Yep. Not really getting much done. But my CP did point out (at least twenty times) when I made a boo-boo with my point-of-view. I didn't think much about it. When you write in third person you can use any person right? Umm... no.
Super quick overview of Point-Of-View (POV):
First person - I, me
Second person - you
Third person - She/he
Example of what you cannot do:
The minds of the young children were swirling with the thoughts of such a delicious feast. They continued to ask her questions until Dalia seemed uninterested. Edom guessed she was homesick.
Unless Edom can read their minds – this is a POV shift – more omniscient then limited in the first sentence. Then it almost feels like Dalia's POV in the second and finally to Edom. The majority of the novel is from his POV, except when I make big mistakes like that. Oops.
Last night, I was reading a book and I became super confused. The book is written in third-person from the POV of Julia. All of a sudden, the new chapter started out referring to "he" and the readers gets his actions only and his thoughts. It took two pages to figure out which male the "he" was referring to. No mention of Julia until halfway through the chapter when it awkwardly transitions back to Julia's POV. Umm.... yeah, that didn't work out.
Ways to Prevent Misuse of Point-Of-View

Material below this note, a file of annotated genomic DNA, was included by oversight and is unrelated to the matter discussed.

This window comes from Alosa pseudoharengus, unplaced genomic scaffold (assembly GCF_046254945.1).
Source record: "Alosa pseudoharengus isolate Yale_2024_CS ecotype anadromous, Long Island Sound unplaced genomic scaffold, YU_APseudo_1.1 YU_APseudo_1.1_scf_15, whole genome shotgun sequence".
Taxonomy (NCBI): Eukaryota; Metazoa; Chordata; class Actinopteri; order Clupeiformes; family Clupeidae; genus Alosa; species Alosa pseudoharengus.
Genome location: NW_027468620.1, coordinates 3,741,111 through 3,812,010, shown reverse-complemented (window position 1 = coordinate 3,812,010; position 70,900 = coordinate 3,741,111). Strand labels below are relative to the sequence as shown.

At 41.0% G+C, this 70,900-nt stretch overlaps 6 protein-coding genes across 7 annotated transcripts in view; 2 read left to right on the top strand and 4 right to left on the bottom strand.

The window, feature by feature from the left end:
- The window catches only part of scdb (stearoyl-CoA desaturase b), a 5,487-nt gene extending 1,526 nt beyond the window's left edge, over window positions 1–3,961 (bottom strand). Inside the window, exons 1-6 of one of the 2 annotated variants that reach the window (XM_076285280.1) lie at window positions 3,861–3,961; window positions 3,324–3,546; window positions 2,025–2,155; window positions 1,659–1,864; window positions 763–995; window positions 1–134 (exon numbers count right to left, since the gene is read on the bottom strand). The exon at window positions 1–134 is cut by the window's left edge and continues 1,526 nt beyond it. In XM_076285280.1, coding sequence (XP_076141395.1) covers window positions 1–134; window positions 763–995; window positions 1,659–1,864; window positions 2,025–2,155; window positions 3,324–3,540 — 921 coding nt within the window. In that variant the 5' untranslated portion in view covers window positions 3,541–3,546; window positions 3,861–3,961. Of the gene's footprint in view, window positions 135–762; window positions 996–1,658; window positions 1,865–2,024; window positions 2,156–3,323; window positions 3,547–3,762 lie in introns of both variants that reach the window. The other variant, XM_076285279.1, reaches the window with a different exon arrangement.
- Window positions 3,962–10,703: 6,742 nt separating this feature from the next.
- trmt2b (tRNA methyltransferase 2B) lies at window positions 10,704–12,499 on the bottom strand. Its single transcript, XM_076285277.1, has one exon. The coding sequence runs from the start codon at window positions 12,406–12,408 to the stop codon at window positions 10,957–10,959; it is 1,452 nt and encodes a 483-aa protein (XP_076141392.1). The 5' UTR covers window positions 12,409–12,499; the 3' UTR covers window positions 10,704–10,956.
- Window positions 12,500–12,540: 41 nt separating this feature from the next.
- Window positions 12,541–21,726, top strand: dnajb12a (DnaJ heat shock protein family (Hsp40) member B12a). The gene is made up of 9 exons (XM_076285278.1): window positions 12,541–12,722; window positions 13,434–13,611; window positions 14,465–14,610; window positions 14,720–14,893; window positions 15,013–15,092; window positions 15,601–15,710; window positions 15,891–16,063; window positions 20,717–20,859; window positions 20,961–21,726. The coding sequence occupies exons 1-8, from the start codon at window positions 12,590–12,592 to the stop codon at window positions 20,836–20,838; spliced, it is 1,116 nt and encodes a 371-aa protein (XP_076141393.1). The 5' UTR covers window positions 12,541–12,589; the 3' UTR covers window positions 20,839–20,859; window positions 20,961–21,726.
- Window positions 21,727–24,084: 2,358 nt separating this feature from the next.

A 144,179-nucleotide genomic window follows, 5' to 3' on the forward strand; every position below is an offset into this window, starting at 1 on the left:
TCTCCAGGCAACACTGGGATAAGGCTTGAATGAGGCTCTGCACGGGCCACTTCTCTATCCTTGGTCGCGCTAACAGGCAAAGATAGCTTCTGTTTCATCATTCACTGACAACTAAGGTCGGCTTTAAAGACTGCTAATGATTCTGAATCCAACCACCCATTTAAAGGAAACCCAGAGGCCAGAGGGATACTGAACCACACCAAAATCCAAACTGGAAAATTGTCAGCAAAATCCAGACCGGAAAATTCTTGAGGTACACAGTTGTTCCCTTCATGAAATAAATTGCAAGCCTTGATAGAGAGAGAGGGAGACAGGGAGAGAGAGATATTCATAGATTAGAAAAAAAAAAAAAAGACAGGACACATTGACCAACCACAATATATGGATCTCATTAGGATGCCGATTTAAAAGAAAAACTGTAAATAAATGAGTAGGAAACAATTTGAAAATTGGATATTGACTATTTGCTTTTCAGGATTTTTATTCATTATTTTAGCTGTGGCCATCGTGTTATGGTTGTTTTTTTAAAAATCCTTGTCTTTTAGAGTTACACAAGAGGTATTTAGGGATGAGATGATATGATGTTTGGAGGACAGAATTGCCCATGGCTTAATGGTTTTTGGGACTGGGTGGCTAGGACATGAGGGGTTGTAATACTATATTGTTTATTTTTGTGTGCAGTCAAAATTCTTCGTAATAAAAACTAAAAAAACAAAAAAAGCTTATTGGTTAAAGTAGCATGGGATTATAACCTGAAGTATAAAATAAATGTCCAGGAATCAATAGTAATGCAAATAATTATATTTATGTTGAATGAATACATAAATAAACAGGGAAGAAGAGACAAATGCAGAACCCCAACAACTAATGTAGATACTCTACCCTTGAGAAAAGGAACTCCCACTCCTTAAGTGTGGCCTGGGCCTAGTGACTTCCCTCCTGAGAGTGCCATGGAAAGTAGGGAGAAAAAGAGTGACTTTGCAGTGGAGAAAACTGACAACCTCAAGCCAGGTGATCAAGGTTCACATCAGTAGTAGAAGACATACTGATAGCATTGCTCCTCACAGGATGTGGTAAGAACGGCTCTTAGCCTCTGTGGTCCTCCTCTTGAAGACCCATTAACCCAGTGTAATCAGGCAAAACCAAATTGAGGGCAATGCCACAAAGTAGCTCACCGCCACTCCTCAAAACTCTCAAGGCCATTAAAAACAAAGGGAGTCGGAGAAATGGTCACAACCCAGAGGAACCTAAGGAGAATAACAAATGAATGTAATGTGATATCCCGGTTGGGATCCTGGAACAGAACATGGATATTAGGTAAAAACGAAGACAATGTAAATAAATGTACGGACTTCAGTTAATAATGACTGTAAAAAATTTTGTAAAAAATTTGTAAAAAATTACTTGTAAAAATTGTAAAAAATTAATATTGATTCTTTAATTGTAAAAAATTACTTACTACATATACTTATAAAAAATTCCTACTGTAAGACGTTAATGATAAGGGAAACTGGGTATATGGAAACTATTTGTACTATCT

1. Pick your point-of-view and stick with it
Yes, you are free to change your point-of-view in the revision process, but it has to be consistent throughout the story. If the story is written in third-person from a certain character, keep it the same throughout.
2. If you want to use the POV from different characters, make sure it is clearly marked.
Many authors will write each chapter from the voice of a different character, switching back and forth. Jodi Picoult writes each chapter in such a fashion. It's a doable technique. I personally cannot read Jodi Picoult because that POV switching annoys me and I can't read it. But it can be done.
3. Remember, you can never be the head of two characters at the same time (exception: omniscient POV)
Edom thinks Dalia is cute. Dalia thinks Edom is annoying. It cannot be the same point-of-view. Edom can guess Dalia's emotions by her behaviors, but he cannot be inside her head. This isn't Twilight and most people can't read minds.
4. Find the POV you are most comfortable writing in
Personally, I've written in third person and first person. Both have their advantages and disadvantages, but both can be strong writing if they are well-written. If you write in second person, more power to you. I can't do that.
What are other ways to prevent misuse of point-of-view? Have you discovered any books where there is POV switching and it is confusing?